A commonly used spatial attention task, the Landmark task18, 20, 40 was employed in the current study. One hundred and eight vertically pre-bisected horizontal lines were presented against a grey background. Each pre-bisected horizontal line contained diagonally opposite pairs of black and white segments on each side of the vertical divider. The top segment on one side was white whilst the bottom segment of the same side was black, and vice versa for the opposite side. Side of longer segment (left/right), polarity (upper left black, upper left white) and deviation from the midline (0.5, 1, or 2 mm) differed between trials. Half the total number of stimuli were pre-bisected towards the left, and half the stimuli contained upper left black polarity. The factors side, polarity and deviation were counterbalanced between the 108 stimuli, such that each factorial combination was presented on nine occasions. Participants were instructed to indicate the side of the pre-bisected line that was longer, responding using the letter ‘z’ and ‘m’ on the keyboard to indicate left and right, respectively. Each trial started with a blank screen for 1000 ms followed by a stimulus presentation for 500 ms and a blank response window for a maximum of 2000 ms (see Fig. 2). If the participants responded within 2000 ms, the following trial was presented. However, if participants did not respond within the allocated response time window, the trial was presented again at a later stage, so each participant responded to 108 stimuli before task termination. The task lasted approximately eight minutes. Bisection bias on the Landmark Task was calculated as the number of right responses minus the number of left responses divided by the total number of trials for each participant41. Hence, negative and positive bias scores indicate a bias towards the left and right side, respectively. Landmark Task spatial bias on days two and seven at 1400 h, and days four and five at 0300 h were analysed.
Participants were presented with 5 mm circular dark grey stimuli at varying eccentricities on a light grey screen. Each circular stimulus was presented randomly at one of four eccentricities on each side of the fixation point at 2, 7, 12, and 17 cm from the centre of the screen with a height of 28 cm and width of 51 cm. A total of 120 stimuli were presented, with 15 stimuli at each of the eight screen positions. A fixation cross was presented throughout the trials. Each trial started with the presentation of the central fixation cross for a randomized presentation time ranging between 1500 to 4500 ms, followed by the stimulus presentation for 100 ms. The response window was set to a maximum of 1500 ms (see Fig. 3). The trial terminated once the participant responded or if no response was made after 1500 ms. If participants did not respond to a stimulus, that trial was considered an omission of response. If participants responded within 100 ms of stimulus presentation, this response was deemed an anticipatory response and removed from analysis. The task lasted approximately 12 min. Detection Task performance was assessed on days two and seven at 1400 h, and days four and five at 0500 h. The number of omissions (i.e., the trials that participants did not respond to stimuli) and the reaction time following stimulus presentation were used for analysis.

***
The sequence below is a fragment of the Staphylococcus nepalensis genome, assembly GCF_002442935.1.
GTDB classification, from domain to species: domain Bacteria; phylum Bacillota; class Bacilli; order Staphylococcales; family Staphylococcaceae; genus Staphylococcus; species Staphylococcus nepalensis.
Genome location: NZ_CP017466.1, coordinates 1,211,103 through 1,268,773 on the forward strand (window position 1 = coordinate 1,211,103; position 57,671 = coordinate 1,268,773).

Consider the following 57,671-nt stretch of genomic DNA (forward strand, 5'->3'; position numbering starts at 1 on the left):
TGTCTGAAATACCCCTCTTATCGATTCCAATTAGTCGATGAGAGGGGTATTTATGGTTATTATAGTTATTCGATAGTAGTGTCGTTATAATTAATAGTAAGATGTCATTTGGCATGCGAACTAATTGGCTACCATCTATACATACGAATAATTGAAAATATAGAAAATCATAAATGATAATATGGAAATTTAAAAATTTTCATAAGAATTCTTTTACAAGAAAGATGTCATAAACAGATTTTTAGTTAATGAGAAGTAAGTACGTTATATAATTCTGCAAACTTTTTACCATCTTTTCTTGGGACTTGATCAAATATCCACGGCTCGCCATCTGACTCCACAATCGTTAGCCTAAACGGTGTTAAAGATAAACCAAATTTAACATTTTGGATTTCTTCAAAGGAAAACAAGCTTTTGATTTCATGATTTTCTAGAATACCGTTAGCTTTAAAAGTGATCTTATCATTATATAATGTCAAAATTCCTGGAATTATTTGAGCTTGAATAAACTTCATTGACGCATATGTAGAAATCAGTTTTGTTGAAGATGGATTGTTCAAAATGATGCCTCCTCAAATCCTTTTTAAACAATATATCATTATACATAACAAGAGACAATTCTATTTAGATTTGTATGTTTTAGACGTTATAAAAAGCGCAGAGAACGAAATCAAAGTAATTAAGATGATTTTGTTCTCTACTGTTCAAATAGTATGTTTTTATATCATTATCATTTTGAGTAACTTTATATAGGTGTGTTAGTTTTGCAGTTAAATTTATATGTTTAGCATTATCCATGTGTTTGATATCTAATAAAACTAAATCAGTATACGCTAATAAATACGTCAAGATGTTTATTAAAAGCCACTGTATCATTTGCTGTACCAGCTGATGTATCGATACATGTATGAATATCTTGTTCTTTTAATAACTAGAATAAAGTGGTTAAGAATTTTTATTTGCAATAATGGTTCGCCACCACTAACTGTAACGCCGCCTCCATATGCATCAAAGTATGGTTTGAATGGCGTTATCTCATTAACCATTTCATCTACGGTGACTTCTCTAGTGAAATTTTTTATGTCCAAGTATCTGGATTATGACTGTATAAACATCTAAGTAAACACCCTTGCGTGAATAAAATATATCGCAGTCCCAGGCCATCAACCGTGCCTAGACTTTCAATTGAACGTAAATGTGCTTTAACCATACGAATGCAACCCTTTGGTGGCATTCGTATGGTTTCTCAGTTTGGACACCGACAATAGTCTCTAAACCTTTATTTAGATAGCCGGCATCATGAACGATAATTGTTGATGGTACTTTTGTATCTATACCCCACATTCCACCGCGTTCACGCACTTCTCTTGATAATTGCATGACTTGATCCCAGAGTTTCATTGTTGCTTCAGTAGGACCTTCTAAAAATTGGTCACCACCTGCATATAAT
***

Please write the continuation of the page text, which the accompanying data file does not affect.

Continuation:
Data was analysed using jamovi version 1.0.7.042. Alertness measures (PVT & SSS) and spatial bias measures (bisection bias on the Landmark Task & reaction time and omissions on the Detection Task) corresponding to the time of testing (i.e., D2 1400 h, D4 0300 h, D4 0500 h, D5 0300 h, D5 0500 h, D7 1400 h) were used in analysis. Missing data was not imputed or corrected for in the analyses as mixed effects models allow for parameters to be estimated using available data43.
Alertness changes with time of testing
Three mixed effects models with ID as a random intercept were run to determine whether alertness changed across the different time points of the simulated shiftwork protocol. All three models included the categorical variable of time (D2 1400 h, D4 0300 h, D4 0500 h, D5 0300 h, D5 0500 h, D7 1400 h) as a fixed effect. The continuous variables PVT lapses, PVT mean reciprocal reaction time (mean RRT), or SSS were entered as the outcome variable for each model. F-values from fixed effects, degrees of freedom, and post hoc analyses are reported in Table 1. Holm corrections were used to account for multiple post hoc comparisons. Partial eta2 effect sizes were also calculated independently from the mixed effects modelling.
Spatial attention changes with time of testing
Three mixed effects models with ID as a random intercept were run to investigate whether the Landmark Task bisection bias, and Detection Task reaction time and omissions related to time. All models had time as a fixed effect, and the continuous variables bisection bias, reaction time or omissions as the outcome variable for each model. Side and location were further predictors in the Detection Task models. F values, degrees of freedom, and post hocs comparisons with Holm corrections are reported in Table 1.
The alertness and spatial attention relationship
A series of mixed effect models were conducted to investigate the relationship between alertness and spatial attention during the simulated shiftwork protocol. For the Landmark Task, two linear mixed effects models with fixed effects of objective alertness, as measured by PVT lapses and PVT mean RRT, were conducted. PVT lapses and PVT mean RRT were predictors in separate models. Bisection bias was the outcome variable in these models. Another mixed effects model, with subjective alertness, as measured by the SSS, with the same time points as the previous model was conducted, and bisection bias as the outcome variable was run. ID was entered as a random intercept in all models.
For the Detection Task, six linear mixed effects models with fixed effects of objective alertness (i.e., PVT lapses, PVT mean RRT), or subjective alertness (i.e., SSS), were conducted to determine the relationship between alertness and spatial bias. The outcome variable was reaction time for three models and omissions for the remaining three models. Time, side of stimulus presentation (left/right), and location of stimulus presentation (2, 7, 12 and 17 cm) was entered as a fixed effect and ID was entered as a random effect in all models. Post hoc comparisons with Holm corrections were also conducted.